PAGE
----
Gatwick Airport[nb 1] (IATA: LGWICAO: EGKK) is 2.7 nautical miles (5.0 km; 3.1 mi) north of the centre of Crawley,[1] West Sussex, and 29.5 miles (47.5 km) south of Central London.[4] Also known as London Gatwick,[1] it is London’s second-largest international airport and the second-busiest (by total passenger traffic) in the United Kingdom (after Heathrow).[5] Gatwick is Europe’s leading airport for point-to-point flights[nb 2][6] and has the world’s busiest single-use runway, with a maximum of 55 aircraft movements per hour.[7] Its two terminals (North and South) cover an area of 98,000 m2 (1,050,000 sq ft) and 160,000 m2 (1,700,000 sq ft), respectively.[8] In 2014, 38.1 million passengers passed through the airport, a 7.5 per cent increase compared with 2013.[2]

From 1978 to 2008, many flights to and from the United States used Gatwick because of restrictions on the use of Heathrow implemented in the Bermuda II agreement between the UK and the US.[9] US Airways, Gatwick’s last remaining US carrier, ended service from Gatwick on 30 March 2013.[10] This leaves Gatwick without a scheduled US airline for the first time in over 35 years.[11]The airport is a base for scheduled airlines Aer Lingus, British Airways (BA), EasyJet, Monarch Airlines, Norwegian Air Shuttle andVirgin Atlantic and charter operators such as Thomas Cook Airlines and Thomson Airways. Gatwick is unique amongst London’s airports in its representation of the three main airline business models: full service, low-no frills and charter.[12] During Gatwick’s 2011–12 financial year,[nb 3] these accounted for 33 percent, 55 percent and 11 percent of total passenger traffic respectively.[13]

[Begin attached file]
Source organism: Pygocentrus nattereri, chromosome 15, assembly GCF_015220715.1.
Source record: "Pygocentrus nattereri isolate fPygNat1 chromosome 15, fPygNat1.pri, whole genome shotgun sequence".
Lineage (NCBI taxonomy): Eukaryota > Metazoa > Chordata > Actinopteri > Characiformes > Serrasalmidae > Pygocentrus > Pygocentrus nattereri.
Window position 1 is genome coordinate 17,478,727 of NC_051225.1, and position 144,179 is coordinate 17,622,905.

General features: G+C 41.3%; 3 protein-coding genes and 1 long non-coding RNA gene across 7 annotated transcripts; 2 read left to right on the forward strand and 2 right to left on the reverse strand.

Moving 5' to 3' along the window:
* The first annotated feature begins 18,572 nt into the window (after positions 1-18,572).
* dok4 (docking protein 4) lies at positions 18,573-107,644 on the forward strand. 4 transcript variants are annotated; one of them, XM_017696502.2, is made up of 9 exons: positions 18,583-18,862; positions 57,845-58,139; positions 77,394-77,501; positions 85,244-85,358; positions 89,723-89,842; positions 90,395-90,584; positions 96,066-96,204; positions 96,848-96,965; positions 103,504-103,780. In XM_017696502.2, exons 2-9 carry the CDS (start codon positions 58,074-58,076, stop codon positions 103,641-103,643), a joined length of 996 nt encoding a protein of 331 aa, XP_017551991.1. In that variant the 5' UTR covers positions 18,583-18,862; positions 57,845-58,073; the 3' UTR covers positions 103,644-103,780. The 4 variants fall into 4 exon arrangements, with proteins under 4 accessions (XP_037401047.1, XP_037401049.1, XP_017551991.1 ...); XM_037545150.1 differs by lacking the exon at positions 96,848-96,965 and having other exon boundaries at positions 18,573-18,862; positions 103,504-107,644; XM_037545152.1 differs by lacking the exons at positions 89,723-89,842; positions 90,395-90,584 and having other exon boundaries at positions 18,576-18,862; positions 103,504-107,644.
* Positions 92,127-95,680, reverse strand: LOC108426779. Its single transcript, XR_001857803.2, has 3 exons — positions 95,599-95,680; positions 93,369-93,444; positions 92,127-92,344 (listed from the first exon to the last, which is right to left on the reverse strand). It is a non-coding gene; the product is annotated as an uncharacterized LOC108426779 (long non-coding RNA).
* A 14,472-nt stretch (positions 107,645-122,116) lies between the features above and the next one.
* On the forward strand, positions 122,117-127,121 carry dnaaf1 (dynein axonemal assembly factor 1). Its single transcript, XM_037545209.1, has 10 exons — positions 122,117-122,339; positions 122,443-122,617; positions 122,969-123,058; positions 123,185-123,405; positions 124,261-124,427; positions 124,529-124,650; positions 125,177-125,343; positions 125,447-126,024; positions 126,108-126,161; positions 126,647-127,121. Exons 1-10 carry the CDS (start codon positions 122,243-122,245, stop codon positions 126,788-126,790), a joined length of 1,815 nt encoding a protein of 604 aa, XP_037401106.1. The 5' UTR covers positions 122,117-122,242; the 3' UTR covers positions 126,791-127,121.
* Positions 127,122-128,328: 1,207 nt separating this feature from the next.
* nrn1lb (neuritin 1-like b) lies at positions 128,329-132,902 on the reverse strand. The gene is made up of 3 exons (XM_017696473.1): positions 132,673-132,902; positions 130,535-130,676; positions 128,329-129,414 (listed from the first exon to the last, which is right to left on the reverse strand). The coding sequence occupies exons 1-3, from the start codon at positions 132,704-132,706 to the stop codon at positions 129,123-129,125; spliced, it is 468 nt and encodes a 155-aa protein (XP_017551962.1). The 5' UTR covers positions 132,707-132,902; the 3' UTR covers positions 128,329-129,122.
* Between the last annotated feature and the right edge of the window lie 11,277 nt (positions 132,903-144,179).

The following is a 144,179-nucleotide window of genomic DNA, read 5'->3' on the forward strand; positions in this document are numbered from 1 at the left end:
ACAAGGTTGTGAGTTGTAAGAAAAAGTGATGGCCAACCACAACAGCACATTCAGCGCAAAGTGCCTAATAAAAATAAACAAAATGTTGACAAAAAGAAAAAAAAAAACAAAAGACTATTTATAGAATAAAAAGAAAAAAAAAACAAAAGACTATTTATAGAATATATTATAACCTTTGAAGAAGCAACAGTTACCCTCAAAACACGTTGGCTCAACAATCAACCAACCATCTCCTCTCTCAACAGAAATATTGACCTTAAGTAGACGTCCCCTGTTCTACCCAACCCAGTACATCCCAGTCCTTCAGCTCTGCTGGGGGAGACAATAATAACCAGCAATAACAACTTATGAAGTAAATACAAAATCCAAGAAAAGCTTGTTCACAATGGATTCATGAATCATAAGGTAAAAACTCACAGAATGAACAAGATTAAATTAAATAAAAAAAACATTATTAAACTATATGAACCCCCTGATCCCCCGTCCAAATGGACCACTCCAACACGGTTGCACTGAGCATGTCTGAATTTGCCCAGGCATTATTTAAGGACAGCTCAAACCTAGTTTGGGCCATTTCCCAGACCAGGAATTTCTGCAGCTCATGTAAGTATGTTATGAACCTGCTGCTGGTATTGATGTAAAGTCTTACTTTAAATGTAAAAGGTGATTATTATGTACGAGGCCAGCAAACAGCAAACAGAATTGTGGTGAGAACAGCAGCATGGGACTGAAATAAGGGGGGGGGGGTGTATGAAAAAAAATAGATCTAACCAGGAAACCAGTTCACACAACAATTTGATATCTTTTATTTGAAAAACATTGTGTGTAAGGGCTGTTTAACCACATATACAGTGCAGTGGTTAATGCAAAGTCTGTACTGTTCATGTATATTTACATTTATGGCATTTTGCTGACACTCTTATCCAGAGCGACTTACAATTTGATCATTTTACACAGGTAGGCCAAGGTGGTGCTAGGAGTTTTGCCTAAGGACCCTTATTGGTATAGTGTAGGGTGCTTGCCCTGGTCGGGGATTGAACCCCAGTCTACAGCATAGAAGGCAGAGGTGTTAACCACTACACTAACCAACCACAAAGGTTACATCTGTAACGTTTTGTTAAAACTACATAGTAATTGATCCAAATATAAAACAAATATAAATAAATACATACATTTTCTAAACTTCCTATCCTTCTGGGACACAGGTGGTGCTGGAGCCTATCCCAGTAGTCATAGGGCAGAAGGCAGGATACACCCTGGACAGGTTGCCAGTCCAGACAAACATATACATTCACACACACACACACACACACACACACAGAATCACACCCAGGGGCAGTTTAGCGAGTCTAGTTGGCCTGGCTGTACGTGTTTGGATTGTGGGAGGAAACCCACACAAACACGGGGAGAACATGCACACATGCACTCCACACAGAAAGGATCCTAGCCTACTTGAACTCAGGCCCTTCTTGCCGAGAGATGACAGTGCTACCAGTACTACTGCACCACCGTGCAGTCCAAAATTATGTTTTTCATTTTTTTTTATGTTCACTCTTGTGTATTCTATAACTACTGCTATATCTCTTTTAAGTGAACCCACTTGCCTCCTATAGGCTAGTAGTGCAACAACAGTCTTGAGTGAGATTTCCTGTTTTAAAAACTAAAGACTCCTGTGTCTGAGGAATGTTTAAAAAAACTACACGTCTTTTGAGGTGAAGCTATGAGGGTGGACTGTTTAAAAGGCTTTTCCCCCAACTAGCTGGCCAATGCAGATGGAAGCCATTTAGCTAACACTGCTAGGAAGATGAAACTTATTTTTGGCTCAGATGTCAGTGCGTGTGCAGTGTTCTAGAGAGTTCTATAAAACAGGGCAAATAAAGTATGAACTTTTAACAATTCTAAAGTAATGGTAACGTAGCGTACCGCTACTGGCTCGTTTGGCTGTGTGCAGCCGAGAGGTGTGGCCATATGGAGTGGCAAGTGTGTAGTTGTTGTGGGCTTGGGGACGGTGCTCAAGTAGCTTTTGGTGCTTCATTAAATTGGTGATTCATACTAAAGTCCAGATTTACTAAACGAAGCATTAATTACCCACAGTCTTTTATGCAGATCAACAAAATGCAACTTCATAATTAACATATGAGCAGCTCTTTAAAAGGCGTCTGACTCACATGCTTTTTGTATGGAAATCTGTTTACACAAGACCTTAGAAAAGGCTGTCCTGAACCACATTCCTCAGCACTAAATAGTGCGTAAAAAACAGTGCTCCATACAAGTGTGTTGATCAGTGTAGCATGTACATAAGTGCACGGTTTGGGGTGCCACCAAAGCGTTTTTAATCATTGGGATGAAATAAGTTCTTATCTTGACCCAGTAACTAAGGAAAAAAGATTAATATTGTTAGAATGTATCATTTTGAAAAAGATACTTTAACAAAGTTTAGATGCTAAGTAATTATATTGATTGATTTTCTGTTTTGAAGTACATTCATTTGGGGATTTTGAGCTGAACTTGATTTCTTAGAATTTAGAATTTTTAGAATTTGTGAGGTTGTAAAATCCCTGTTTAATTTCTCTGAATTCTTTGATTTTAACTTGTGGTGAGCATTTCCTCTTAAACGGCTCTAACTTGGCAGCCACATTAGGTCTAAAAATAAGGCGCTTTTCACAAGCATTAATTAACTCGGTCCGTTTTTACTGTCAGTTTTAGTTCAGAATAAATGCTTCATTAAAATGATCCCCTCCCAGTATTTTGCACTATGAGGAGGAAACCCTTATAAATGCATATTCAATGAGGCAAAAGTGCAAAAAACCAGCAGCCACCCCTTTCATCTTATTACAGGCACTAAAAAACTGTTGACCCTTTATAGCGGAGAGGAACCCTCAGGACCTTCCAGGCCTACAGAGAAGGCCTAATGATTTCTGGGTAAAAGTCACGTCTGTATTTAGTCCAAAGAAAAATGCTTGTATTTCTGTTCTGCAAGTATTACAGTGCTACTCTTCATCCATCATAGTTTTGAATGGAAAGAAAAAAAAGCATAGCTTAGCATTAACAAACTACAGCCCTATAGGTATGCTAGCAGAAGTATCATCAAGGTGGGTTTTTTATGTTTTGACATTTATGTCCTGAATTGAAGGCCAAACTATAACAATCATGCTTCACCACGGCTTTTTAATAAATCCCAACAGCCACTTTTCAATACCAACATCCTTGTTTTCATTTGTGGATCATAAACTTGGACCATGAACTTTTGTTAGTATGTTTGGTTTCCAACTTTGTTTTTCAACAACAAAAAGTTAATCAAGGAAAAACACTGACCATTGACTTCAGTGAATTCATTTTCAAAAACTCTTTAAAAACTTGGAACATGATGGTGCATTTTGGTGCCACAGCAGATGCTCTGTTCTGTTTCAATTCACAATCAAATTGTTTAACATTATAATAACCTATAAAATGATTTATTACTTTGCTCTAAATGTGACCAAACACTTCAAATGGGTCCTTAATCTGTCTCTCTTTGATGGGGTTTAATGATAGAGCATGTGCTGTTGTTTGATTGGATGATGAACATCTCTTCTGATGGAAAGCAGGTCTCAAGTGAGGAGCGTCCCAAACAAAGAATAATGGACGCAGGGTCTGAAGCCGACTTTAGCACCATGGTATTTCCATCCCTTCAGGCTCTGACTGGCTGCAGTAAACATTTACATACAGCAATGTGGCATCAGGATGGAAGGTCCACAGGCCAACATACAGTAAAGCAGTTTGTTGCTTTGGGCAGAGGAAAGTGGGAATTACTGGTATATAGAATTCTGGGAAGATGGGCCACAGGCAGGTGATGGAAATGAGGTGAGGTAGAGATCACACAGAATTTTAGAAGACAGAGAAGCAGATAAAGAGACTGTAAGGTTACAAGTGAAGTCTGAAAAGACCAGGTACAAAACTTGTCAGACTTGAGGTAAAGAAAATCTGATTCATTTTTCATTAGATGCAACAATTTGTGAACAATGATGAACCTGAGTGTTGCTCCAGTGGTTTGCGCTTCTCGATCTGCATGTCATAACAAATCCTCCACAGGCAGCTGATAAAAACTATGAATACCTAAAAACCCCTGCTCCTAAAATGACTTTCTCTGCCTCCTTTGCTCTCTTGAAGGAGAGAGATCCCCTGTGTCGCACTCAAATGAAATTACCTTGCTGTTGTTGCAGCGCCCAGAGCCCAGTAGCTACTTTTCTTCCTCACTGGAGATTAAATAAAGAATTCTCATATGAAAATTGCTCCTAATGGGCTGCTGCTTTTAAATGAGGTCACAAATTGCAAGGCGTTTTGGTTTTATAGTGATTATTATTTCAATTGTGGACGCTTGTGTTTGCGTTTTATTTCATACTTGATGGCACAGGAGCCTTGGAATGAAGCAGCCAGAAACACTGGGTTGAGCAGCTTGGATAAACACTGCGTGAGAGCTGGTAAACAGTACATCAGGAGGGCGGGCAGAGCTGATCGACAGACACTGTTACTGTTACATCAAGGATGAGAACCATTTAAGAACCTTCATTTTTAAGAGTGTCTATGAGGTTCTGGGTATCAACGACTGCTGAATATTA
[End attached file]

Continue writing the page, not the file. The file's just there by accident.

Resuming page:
BAA Limited and its predecessors, BAA plc and the British Airports Authority, owned and operated Gatwick from 1 April 1966 to 2 December 2009.[14][15] On 17 September 2008, BAA announced it would sell Gatwick after the Competition Commission published a report about BAA’s market dominance in London and the South East. On 21 October 2009 it was announced that an agreement had been reached to sell Gatwick to a consortium led by Global Infrastructure Partners (GIP), who also have a controlling interest inLondon City and Edinburgh[nb 4] airports, for £1.51 billion. The sale was completed on 3 December.[16]